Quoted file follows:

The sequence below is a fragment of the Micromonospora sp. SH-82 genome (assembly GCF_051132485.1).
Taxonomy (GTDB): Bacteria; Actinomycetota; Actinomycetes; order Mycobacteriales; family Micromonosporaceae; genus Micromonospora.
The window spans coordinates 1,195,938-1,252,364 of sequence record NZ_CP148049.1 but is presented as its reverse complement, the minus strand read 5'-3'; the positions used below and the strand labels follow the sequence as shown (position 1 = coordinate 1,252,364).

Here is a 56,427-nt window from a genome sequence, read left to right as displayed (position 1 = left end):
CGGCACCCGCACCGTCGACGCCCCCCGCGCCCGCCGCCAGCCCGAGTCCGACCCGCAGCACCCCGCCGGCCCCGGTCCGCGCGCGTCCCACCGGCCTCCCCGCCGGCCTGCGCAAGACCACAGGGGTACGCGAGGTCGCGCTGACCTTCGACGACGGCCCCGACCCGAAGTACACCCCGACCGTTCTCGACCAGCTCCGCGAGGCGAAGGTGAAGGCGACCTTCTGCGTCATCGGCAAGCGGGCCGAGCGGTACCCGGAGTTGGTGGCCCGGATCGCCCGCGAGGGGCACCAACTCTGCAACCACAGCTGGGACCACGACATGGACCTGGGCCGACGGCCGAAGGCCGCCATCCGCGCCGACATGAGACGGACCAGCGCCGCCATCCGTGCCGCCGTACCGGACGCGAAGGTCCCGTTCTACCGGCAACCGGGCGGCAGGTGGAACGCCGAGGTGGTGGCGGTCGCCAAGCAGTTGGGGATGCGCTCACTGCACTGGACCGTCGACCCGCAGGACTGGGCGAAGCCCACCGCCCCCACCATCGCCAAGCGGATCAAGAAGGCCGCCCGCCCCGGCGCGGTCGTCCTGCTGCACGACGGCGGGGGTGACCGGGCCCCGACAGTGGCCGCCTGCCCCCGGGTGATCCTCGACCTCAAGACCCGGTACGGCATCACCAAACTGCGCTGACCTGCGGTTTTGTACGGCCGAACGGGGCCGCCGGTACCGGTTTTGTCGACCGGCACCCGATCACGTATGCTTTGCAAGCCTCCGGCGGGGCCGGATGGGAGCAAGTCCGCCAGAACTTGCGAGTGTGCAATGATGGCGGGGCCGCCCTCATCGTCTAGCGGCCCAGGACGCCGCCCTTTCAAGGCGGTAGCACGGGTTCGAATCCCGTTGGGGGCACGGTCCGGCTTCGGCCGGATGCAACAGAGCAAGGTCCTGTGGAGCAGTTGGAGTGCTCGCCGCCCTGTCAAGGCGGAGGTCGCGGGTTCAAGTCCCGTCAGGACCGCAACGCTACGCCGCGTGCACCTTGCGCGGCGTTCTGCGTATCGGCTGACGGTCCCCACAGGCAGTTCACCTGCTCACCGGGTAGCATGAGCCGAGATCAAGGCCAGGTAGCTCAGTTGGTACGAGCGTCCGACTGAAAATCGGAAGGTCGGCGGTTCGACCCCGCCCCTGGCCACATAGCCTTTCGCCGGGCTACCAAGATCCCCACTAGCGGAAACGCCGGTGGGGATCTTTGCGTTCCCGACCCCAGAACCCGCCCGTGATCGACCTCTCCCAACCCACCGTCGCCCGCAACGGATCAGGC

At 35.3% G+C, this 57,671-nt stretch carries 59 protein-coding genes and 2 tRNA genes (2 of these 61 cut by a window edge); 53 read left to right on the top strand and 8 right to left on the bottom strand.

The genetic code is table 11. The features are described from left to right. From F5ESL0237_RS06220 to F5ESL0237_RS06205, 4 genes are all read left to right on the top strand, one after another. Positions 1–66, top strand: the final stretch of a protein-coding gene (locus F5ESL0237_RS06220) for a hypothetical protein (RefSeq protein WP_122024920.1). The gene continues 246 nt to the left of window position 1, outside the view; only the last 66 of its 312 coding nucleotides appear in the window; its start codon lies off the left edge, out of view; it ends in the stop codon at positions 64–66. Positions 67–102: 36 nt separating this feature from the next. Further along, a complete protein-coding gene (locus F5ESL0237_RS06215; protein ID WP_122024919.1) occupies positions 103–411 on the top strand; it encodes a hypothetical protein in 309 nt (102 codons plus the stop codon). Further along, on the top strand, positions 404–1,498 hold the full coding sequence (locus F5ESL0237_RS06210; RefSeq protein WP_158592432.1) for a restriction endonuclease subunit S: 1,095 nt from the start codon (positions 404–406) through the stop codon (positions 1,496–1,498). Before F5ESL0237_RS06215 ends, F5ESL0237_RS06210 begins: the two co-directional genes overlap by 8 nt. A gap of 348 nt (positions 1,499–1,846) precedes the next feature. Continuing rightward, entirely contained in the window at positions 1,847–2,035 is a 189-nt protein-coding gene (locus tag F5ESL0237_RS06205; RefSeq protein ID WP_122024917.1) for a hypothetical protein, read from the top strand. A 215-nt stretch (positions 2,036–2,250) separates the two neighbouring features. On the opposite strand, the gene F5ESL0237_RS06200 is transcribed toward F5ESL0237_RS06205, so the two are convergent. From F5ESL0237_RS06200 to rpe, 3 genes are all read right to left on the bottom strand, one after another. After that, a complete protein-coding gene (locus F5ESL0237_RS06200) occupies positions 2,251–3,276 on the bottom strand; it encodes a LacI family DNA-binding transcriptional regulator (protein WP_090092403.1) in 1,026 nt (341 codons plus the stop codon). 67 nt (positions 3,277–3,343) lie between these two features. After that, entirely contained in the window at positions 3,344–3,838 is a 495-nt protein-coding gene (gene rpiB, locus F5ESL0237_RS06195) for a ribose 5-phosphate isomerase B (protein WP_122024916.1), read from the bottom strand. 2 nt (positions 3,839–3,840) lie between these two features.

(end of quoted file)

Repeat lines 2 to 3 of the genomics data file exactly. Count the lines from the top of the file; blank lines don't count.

Taxonomy (GTDB): Bacteria; Actinomycetota; Actinomycetes; order Mycobacteriales; family Micromonosporaceae; genus Micromonospora.
The window spans coordinates 1,195,938-1,252,364 of sequence record NZ_CP148049.1 but is presented as its reverse complement, the minus strand read 5'-3'; the positions used below and the strand labels follow the sequence as shown (position 1 = coordinate 1,252,364).